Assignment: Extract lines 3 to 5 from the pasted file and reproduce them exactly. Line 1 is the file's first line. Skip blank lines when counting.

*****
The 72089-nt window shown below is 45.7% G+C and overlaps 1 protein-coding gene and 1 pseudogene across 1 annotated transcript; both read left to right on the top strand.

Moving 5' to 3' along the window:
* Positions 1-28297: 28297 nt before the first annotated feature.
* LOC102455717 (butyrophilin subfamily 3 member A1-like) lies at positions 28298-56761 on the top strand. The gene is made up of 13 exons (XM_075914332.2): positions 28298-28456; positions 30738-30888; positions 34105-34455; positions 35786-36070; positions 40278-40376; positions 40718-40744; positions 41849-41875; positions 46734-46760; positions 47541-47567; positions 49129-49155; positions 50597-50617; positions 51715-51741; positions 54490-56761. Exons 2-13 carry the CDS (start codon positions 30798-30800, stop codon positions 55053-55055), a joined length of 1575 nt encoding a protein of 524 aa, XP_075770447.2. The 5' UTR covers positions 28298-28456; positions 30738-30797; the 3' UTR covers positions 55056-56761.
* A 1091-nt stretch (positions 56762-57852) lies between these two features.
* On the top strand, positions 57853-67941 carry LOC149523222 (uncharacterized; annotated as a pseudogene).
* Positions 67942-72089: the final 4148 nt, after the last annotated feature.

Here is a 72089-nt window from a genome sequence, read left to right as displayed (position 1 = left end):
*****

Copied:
* Positions 1-28297: 28297 nt before the first annotated feature.
* LOC102455717 (butyrophilin subfamily 3 member A1-like) lies at positions 28298-56761 on the top strand. The gene is made up of 13 exons (XM_075914332.2): positions 28298-28456; positions 30738-30888; positions 34105-34455; positions 35786-36070; positions 40278-40376; positions 40718-40744; positions 41849-41875; positions 46734-46760; positions 47541-47567; positions 49129-49155; positions 50597-50617; positions 51715-51741; positions 54490-56761. Exons 2-13 carry the CDS (start codon positions 30798-30800, stop codon positions 55053-55055), a joined length of 1575 nt encoding a protein of 524 aa, XP_075770447.2. The 5' UTR covers positions 28298-28456; positions 30738-30797; the 3' UTR covers positions 55056-56761.
* A 1091-nt stretch (positions 56762-57852) lies between these two features.